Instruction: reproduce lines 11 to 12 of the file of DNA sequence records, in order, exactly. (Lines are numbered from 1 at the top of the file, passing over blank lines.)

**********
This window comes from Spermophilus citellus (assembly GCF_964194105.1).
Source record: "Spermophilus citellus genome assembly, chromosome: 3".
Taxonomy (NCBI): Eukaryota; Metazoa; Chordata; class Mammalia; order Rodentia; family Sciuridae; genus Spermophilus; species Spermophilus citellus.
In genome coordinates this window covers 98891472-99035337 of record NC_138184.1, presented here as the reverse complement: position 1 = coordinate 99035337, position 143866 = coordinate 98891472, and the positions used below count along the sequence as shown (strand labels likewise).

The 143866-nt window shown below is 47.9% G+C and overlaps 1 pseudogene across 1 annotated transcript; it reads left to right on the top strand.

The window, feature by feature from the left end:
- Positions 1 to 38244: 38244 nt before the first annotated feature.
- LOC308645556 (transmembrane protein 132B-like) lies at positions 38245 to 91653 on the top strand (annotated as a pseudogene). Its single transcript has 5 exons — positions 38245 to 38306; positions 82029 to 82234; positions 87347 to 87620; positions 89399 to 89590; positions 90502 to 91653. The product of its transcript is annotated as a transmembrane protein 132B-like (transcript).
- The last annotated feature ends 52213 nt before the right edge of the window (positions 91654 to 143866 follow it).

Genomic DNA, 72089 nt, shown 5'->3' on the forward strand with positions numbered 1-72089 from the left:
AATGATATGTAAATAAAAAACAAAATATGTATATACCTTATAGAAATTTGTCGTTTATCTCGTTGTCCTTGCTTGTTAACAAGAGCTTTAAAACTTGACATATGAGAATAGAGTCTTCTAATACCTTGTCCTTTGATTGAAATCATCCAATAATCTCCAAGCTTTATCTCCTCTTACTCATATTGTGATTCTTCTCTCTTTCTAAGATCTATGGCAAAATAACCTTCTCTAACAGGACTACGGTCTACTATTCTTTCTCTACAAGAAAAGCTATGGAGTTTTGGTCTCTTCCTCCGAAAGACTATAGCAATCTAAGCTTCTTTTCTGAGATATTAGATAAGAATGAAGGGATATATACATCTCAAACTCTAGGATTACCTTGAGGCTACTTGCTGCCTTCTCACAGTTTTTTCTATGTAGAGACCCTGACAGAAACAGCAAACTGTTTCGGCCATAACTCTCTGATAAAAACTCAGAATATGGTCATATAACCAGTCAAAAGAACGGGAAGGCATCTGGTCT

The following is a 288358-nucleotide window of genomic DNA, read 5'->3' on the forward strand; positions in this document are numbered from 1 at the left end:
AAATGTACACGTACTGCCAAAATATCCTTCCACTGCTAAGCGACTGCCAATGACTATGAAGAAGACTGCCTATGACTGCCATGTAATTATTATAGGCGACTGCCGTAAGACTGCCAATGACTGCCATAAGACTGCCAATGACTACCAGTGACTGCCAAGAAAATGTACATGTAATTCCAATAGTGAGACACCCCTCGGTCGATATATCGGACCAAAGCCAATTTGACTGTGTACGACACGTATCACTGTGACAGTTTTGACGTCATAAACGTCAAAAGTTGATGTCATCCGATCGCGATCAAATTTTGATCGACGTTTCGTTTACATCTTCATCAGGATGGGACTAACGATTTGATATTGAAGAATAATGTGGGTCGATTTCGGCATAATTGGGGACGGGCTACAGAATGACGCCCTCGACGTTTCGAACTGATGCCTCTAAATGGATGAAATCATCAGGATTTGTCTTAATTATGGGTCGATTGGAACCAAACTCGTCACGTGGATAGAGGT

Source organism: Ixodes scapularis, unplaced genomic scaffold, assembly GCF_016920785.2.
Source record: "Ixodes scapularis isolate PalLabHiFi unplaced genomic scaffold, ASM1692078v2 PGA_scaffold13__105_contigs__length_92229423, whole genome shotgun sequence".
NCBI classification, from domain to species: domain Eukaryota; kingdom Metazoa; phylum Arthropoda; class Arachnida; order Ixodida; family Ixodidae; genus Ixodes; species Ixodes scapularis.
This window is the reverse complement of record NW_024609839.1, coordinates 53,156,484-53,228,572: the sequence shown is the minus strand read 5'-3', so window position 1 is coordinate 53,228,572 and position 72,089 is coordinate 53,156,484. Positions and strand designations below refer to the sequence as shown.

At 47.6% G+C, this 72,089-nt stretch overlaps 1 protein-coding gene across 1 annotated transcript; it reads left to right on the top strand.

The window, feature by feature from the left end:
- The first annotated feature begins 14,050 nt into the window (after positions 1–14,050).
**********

AATGATATGTAAATAAAAAACAAAATATGTATATACCTTATAGAAATTTGTCGTTTATCTCGTTGTCCTTGCTTGTTAACAAGAGCTTTAAAACTTGACATATGAGAATAGAGTCTTCTAATACCTTGTCCTTTGATTGAAATCATCCAATAATCTCCAAGCTTTATCTCCTCTTACTCATATTGTGATTCTTCTCTCTTTCTAAGATCTATGGCAAAATAACCTTCTCTAACAGGACTACGGTCTACTATTCTTTCTCTACAAGAAAAGCTATGGAGTTTTGGTCTCTTCCTCCGAAAGACTATAGCAATCTAAGCTTCTTTTCTGAGATATTAGATAAGAATGAAGGGATATATACATCTCAAACTCTAGGATTACCTTGAGGCTACTTGCTGCCTTCTCACAGTTTTTTCTATGTAGAGACCCTGACAGAAACAGCAAACTGTTTCGGCCATAACTCTCTGATAAAAACTCAGAATATGGTCATATAACCAGTCAAAAGAACGGGAAGGCATCTGGTCT

The following is a 288358-nucleotide window of genomic DNA, read 5'->3' on the forward strand; positions in this document are numbered from 1 at the left end: